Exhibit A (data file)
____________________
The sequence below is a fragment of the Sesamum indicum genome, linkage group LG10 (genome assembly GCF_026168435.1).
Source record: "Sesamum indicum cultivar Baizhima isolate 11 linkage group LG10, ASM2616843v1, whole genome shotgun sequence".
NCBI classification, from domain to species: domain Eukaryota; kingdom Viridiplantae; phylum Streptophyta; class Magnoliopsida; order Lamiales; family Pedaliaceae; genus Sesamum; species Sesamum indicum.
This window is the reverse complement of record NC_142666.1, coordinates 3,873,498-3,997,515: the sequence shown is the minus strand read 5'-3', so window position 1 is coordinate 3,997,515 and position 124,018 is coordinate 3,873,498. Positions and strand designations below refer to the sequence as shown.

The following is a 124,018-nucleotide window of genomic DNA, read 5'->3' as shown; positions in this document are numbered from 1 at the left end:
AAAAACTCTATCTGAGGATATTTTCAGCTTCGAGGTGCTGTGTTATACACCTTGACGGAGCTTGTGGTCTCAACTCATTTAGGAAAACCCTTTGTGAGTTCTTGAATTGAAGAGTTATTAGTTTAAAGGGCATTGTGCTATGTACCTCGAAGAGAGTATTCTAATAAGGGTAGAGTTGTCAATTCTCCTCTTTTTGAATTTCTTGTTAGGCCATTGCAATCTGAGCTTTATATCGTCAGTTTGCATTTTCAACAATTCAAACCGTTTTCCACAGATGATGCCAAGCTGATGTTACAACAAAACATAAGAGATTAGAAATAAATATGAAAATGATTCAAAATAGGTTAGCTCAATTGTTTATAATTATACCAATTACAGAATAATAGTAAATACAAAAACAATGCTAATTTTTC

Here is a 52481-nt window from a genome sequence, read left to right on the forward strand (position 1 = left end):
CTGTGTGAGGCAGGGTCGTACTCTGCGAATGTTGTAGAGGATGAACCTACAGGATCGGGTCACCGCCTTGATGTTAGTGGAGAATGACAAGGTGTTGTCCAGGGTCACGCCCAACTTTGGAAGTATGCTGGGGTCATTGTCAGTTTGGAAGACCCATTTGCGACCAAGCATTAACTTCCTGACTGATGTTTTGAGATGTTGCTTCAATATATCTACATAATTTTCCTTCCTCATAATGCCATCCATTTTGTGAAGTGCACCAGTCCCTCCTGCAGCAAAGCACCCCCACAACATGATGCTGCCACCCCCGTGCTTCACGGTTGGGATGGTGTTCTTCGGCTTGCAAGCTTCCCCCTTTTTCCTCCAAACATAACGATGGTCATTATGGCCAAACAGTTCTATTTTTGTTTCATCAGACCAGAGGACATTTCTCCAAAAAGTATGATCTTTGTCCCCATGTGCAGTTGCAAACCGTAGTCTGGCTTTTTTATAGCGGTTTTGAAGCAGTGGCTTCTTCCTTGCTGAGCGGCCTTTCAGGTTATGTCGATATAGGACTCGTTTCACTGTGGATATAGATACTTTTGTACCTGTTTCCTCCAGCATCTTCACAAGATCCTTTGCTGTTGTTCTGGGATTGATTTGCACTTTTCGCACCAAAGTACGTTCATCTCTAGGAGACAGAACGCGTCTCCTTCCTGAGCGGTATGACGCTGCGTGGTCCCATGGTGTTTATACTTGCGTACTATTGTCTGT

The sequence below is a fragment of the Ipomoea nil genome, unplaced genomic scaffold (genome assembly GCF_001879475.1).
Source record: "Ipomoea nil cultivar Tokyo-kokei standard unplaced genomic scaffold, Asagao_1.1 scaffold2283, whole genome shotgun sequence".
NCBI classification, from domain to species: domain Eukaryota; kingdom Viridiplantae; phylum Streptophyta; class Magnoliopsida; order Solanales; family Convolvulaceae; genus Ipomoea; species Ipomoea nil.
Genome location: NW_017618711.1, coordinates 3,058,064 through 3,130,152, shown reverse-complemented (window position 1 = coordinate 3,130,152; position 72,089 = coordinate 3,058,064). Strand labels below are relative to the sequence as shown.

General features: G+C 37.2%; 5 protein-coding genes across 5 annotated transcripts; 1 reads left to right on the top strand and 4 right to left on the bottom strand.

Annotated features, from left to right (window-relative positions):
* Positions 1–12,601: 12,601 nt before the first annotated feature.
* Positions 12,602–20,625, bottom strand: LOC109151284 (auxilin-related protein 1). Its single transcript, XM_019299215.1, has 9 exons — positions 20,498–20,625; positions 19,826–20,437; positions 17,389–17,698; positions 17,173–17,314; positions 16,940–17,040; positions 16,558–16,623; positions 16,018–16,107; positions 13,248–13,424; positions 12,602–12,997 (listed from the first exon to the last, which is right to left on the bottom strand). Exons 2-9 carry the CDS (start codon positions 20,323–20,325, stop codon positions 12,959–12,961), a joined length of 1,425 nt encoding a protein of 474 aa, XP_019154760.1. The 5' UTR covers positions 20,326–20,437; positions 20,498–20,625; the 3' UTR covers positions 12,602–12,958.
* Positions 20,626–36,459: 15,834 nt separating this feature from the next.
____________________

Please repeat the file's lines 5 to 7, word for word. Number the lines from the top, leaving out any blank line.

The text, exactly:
The following is a 124,018-nucleotide window of genomic DNA, read 5'->3' as shown; positions in this document are numbered from 1 at the left end:
AAAAACTCTATCTGAGGATATTTTCAGCTTCGAGGTGCTGTGTTATACACCTTGACGGAGCTTGTGGTCTCAACTCATTTAGGAAAACCCTTTGTGAGTTCTTGAATTGAAGAGTTATTAGTTTAAAGGGCATTGTGCTATGTACCTCGAAGAGAGTATTCTAATAAGGGTAGAGTTGTCAATTCTCCTCTTTTTGAATTTCTTGTTAGGCCATTGCAATCTGAGCTTTATATCGTCAGTTTGCATTTTCAACAATTCAAACCGTTTTCCACAGATGATGCCAAGCTGATGTTACAACAAAACATAAGAGATTAGAAATAAATATGAAAATGATTCAAAATAGGTTAGCTCAATTGTTTATAATTATACCAATTACAGAATAATAGTAAATACAAAAACAATGCTAATTTTTC

Here is a 52481-nt window from a genome sequence, read left to right on the forward strand (position 1 = left end):